Kuala Lumpur. Secrets of a successful trip by yourself
August 2018 (updated: 17.03.2022) 30
Kuala Lumpur is the capital of Malaysia, the largest and most developed city in the country. Since our first visit, we fell in love with Kuala Lumpur and every time we are happy to stay here to stay. However, many tourists do not like KL. We reveal the secrets of how not to go wrong on your own trip to Kuala Lumpur.
The city of Kuala Lumpur, Malaysia
- Date of foundation: 1857
- Population: 1 million 800 thousand people
- Time: 5 hours compared to Moscow time (UTC 8:00)
- Season: all year round
- Visa for Russians: not required, visa stamped for 30 days upon arrival
What are the mistakes most tourists make when they say they didn’t like it in Malaysia, it’s dirty, unsafe, their bags are torn, cab drivers cheat, etc.? We had a look at what guidebooks and tourist sites recommend. Among the main recommendations are the places we personally try to avoid – Bukit Bintang area, Jalan Alor and Petaling streets, Batu Caves. With this advice we would also hate KL.
1. stay in a good neighborhood
Choose a neighborhood closer to the center and to the metro. That way you can be within walking distance of all the places of interest, but still be in a decent neighborhood. Avoid the touristy Bukit Bintang district and the Chinese and Indian districts. Otherwise you will see crowds of people, filthy, pushy cab drivers and other harassing characters who make money by bribing tourists and stealing every day.
Also do not recommend renting accommodation on the outskirts. Only the center of KL is clean and modern, and the sleeping areas are often dirty and crude.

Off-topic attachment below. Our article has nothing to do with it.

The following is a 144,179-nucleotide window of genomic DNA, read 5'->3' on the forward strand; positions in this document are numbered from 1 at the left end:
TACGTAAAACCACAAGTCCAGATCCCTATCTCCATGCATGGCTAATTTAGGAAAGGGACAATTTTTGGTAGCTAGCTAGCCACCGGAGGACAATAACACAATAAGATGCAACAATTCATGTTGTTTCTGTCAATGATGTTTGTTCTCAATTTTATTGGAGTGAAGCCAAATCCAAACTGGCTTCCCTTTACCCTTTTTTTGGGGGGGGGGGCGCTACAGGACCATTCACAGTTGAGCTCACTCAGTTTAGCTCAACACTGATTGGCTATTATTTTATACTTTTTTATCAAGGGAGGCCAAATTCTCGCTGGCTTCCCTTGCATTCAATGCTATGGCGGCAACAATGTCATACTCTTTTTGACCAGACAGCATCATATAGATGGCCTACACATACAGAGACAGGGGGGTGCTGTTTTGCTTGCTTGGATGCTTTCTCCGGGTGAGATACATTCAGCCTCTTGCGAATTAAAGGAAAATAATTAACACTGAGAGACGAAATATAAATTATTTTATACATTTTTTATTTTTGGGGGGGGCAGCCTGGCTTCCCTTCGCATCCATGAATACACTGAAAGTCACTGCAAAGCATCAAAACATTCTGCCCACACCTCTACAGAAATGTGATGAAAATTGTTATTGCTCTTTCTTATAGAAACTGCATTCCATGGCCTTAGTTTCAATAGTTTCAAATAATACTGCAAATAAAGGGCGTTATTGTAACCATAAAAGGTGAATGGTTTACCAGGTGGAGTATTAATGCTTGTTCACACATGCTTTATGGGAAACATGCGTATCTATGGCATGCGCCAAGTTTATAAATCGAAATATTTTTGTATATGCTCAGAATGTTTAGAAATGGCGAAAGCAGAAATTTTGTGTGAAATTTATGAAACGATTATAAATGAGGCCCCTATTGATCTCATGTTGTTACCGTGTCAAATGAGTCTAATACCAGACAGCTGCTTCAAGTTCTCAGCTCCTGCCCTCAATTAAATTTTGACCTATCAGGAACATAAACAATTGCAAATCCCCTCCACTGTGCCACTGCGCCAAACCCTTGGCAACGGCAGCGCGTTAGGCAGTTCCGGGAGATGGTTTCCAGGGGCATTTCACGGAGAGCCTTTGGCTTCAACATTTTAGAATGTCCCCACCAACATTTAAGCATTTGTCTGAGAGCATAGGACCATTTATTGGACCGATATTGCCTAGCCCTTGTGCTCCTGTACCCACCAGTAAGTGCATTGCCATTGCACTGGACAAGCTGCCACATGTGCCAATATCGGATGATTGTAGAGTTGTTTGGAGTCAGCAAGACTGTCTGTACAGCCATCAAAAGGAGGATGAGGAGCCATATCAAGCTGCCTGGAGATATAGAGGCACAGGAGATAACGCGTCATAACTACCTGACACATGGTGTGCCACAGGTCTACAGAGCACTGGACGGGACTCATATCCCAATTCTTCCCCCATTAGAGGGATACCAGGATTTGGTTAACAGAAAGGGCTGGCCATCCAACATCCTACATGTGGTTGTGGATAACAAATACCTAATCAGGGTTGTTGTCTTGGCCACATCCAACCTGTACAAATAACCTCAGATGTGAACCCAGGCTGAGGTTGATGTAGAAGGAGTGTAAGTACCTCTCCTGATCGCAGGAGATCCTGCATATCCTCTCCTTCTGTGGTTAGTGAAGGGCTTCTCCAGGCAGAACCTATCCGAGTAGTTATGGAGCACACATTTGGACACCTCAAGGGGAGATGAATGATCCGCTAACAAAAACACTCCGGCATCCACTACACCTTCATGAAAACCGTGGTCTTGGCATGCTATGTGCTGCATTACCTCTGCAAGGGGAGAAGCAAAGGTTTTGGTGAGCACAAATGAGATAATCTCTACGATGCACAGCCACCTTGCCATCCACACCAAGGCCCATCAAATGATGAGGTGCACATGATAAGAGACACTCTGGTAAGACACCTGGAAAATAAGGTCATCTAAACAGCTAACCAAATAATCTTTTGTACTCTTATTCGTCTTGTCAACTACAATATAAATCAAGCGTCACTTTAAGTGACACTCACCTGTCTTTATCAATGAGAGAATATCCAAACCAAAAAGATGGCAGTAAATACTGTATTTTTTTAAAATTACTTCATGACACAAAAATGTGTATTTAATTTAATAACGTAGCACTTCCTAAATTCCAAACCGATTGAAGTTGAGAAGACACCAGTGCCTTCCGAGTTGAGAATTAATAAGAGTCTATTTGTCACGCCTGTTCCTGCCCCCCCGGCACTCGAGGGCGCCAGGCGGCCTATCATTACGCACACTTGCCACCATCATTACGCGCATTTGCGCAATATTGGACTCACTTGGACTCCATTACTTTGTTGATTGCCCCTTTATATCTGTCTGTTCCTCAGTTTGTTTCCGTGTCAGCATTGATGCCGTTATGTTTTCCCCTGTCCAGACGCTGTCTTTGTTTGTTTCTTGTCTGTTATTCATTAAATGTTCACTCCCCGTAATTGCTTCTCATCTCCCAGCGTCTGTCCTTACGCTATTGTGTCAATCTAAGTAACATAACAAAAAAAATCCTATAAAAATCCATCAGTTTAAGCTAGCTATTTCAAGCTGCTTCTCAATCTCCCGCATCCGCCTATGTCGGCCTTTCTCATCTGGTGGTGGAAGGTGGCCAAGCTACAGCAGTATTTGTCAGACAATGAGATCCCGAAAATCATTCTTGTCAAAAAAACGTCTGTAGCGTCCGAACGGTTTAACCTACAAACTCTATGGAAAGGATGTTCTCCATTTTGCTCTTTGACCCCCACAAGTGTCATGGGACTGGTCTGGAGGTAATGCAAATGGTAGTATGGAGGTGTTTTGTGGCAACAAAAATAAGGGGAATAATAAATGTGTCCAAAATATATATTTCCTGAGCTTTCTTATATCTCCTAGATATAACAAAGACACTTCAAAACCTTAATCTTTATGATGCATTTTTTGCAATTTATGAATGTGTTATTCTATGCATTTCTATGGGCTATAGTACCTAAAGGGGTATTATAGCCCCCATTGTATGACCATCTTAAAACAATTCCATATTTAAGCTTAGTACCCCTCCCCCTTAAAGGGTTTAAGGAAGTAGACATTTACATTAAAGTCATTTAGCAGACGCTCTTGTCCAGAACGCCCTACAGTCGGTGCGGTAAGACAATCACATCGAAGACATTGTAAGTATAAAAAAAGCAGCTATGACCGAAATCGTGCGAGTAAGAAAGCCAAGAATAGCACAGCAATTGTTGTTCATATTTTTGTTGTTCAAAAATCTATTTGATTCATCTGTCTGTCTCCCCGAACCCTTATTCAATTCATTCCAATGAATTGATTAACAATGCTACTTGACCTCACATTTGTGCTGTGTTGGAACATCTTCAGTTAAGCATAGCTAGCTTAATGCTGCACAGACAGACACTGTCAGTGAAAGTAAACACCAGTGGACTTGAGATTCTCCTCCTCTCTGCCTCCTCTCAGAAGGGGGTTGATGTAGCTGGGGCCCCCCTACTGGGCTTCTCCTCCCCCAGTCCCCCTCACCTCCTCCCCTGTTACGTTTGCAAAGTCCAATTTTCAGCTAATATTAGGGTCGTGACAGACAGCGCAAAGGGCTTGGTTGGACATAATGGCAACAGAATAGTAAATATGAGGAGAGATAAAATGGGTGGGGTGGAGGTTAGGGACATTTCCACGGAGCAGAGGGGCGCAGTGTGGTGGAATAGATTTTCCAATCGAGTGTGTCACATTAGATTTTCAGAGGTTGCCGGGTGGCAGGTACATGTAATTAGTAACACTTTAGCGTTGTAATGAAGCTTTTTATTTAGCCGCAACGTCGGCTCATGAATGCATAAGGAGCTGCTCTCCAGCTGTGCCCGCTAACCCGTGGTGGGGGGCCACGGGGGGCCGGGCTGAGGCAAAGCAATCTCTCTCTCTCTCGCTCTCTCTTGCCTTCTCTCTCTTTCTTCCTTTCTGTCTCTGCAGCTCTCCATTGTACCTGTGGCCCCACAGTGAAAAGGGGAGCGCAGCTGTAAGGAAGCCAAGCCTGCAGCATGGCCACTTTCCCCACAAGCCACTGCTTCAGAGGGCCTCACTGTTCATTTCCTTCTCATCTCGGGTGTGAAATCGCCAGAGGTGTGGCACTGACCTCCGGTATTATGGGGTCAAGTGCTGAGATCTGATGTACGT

Consider these options with great locations:
- Regalia Suites with a pool on the 37th floor
- THE FACE Suites with a pool on the 50th floor.
- Traders Hotel Kuala Lumpur
- Summer Suites
2. Getting there from the airport
The Kuala Lumpur Travel Guide recommends taking the train or a cab. But these are the most expensive options to get to the center. In fact, there are at least 5 convenient ways to get from the airport:
- Bus is the most budget-friendly option, costing 12 ringgit ($3). The buses are comfortable, air-conditioned, and run every 20 minutes from the bottom floor of the airport almost around the clock (from 3 am to 0:30).
- The express train is the fastest option. 30 minutes and 55 ringgit ($14). Here you can buy a discounted ticket for 48 ringgit – Klook.com
- Cabs cost from 80 ringgit ($20). Grab taxi app is a little cheaper (from 65 MYR).
- Personal transfers are available by ordering online.
- You can rent a car at the counter at the airport or order online. There are no bikes available for rent at the airport.
What to see in KL
The first things you should see in KL are 1) the Petronas Towers, 2) Merdeka Square, and 3) the bird park. That’s a minimum. We don’t recommend Petaling and Jalan Alor streets. Unless you have never seen a market and street food in Asia. Batu Caves is also not the best place, there is dirt, crowds of Indians and a tiring road.
More on places of interest in the review – 20 attractions in Kuala Lumpur.
4. How to get around
On foot, by subway, by bus, or by Grab-taxi. These options will be cheap, convenient, and without nerves. What you shouldn’t do is get into a regular cab at the attractions where cab drivers are beckoning you. Malaysians are the most honest and decent of Asians, but cab drivers in tourist spots are no different from other countries.
- Читайте: Транспорт в Куала-Лумпур: как передвигаться по городу >
Subway without a driver
5. Weather and Seasons
- The weather in Kuala Lumpur is about the same all year round.
- There is no distinct rainy season. It rains most days. But sometimes it doesn’t rain for several days in a row. In any case, the rains are usually short-lived and do not interfere.
- The sky is mostly covered with clouds.
- The cloudiness creates a comfortable air temperature. There is no stuffiness and no high humidity. Sometimes in the evenings it can even be cool. It is optimal for outdoor walks, compared with the neighboring countries.
6. Where to eat
- Malay cuisine is not to your liking. Chinese and Indian is not everyone can eat either. Therefore, there can be difficulties with the food.